Tag: Labor Policy

Oren Cass joins City Journal editor Brian Anderson to discuss his new book, The Once and Future Worker: A Vision for the Renewal of Work in America.

The American worker is in crisis. Wages have stagnated for more than a generation, and reliance on welfare programs has surged. Life expectancy is falling as substance abuse and obesity rates climb. Work and its future has become a central topic for City Journal: in 2017, the magazine published its special issue, The Shape of Work to Come.

In this AEI Events Podcast, the members of the AEI-Brookings Working Group on Paid Family Leave discuss their report and their perspectives on paid family and medical leave. This is part 1 of the event, which includes the presentation of the report and further reflections on the report.

First, AEI’s Aparna Mathur, joined by the Brookings Institution’s Isabel V. Sawhill, explains the reasons for paid leave and the incomplete existing patchwork of state and private policies. Further reflections are provided by Abby M. McCloskey (McCloskey Policy LLC) and Jane Waldfogel (Columbia University).

Obama Administration Harms Businesses Yet Again – In Overtime


wptv-overtime_1435681273773_20553280_ver1.0_640_480Perhaps you haven’t heard, but under a proposed new Department of Labor rule starting in 2016, the overtime rules are changing. Right now, a business can classify any qualifying employee (a rule unto itself) making more than $23,360 per year as a salaried employee, instead of an hourly. This lets many businesses offer flexible hours, or allow working from home, or working “as needed” to get things done. Typical examples include people answering e-mails in off hours, pulling late nights to get important projects done, or any of a near-endless array of little things that just need that extra push. This also means that businesses need not keep track of numerous time clocks, time cards, and all of the added bureaucracy required. No more.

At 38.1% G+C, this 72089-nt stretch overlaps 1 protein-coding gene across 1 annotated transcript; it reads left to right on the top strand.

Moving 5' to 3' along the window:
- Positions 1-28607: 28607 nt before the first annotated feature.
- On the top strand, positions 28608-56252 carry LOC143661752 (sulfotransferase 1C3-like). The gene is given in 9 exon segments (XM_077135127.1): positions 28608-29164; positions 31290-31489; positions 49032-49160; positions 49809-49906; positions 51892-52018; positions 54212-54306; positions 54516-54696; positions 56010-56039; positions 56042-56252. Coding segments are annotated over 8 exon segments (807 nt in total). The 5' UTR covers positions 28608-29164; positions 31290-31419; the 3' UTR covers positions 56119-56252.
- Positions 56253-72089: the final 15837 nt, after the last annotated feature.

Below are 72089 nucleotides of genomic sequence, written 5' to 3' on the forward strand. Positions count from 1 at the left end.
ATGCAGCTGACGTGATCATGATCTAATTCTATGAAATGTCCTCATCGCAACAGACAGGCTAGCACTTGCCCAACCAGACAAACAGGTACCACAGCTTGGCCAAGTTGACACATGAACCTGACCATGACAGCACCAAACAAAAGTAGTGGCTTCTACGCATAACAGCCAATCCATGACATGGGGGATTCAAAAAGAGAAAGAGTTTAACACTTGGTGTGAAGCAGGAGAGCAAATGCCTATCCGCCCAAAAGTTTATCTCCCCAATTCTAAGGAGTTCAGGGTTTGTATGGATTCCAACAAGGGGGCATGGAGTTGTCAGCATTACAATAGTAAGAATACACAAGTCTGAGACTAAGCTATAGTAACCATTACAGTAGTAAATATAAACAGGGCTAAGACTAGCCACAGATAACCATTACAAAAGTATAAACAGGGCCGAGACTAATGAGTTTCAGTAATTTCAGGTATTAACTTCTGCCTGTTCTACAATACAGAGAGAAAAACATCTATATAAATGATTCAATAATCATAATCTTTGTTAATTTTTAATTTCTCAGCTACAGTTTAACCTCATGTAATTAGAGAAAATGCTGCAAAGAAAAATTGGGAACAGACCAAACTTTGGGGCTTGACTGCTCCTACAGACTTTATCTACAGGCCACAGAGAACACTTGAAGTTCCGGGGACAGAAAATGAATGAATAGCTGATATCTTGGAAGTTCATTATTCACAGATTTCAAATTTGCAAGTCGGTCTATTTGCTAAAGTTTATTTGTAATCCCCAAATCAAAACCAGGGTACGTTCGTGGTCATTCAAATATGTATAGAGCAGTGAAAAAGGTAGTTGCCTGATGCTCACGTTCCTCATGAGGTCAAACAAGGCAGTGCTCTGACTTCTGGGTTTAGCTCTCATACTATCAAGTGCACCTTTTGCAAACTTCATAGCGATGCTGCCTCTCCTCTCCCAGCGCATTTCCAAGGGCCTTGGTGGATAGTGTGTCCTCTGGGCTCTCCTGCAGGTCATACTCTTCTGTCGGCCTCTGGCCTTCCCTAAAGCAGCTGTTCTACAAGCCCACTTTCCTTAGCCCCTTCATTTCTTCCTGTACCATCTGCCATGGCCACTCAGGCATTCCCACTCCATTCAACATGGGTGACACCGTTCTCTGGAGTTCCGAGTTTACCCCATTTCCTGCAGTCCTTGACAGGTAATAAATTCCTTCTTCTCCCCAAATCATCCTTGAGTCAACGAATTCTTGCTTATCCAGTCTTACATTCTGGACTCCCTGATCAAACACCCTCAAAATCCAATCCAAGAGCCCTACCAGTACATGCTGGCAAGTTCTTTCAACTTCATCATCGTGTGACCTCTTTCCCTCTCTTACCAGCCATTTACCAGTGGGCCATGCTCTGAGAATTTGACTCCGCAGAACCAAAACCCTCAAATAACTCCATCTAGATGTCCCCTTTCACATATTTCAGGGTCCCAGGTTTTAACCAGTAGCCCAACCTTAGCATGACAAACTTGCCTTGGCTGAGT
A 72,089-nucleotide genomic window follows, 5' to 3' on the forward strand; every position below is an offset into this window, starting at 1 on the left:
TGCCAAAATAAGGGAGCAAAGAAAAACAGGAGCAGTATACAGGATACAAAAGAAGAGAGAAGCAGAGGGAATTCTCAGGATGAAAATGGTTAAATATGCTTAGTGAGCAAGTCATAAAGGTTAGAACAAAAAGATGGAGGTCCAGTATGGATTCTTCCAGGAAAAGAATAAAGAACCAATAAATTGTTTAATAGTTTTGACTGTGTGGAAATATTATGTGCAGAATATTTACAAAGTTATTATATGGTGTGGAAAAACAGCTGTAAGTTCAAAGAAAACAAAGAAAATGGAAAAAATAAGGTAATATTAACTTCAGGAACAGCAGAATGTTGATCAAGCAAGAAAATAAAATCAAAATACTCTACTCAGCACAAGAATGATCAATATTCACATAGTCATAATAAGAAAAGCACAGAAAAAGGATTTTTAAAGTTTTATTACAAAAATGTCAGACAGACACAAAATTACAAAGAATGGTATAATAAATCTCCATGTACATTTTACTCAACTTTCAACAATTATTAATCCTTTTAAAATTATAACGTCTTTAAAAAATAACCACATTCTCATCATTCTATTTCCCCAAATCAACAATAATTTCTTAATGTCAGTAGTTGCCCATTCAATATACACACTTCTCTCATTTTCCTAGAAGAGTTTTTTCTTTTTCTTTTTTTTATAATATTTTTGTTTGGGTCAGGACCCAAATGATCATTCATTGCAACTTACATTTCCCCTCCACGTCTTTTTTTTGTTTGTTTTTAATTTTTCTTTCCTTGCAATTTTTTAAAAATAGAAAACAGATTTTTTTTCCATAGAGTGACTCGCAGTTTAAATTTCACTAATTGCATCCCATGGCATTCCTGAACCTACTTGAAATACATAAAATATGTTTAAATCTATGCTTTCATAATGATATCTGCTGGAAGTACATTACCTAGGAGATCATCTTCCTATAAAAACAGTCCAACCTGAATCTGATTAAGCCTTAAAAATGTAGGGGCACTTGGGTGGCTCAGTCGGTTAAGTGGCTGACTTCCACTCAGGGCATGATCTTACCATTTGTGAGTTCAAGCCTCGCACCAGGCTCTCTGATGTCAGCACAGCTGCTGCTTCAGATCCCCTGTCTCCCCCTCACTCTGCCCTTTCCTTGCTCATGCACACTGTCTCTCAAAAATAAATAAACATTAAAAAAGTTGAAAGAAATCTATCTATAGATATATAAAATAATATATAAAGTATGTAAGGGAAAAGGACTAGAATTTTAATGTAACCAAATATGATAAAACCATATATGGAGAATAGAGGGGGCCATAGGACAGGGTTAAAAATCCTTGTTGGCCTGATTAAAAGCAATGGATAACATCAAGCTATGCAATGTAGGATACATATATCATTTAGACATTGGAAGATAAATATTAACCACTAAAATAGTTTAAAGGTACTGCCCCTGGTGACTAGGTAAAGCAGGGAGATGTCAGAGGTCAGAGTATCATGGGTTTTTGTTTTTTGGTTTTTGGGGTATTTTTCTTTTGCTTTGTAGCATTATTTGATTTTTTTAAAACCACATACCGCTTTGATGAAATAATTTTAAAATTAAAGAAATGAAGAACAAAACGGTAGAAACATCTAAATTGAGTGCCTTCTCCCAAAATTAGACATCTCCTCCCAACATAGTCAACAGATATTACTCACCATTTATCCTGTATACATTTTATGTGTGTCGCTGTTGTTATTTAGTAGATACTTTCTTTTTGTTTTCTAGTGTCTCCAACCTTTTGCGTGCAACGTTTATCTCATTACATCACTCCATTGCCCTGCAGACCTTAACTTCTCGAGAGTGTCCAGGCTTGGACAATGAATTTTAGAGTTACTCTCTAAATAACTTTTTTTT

Beginning in 2016, the Department of Labor is more than doubling the hourly salary divide to $50,440. Anyone making less than that figure must be classified as an hourly position, must use a time clock, and must be paid for any applicable overtime hours.  This will be disastrous to an already dodgy economy and hiring crisis. Let me quote from Inc. Magazine:

Time clocks. These people all have to record time. If some of your workers are remote, you’ll have to figure out a way for them to record time.

The Libertarian Podcast: Is Unionization the Future of College Football?


In this week’s installment of The Libertarian podcast from the Hoover Institution, Professor Epstein and I discussed the recent NLRB decision allowing unionization for college football players at Northwestern University.

Is it legitimate for college athletes to claim “employee” status? Can college sports survive the implications of this ruling? Is it an injustice for these students not to be paid? And would higher education be better off being decoupled from athletics, especially those that are functionally semi-pro? Those are some of the questions we explore in this episode: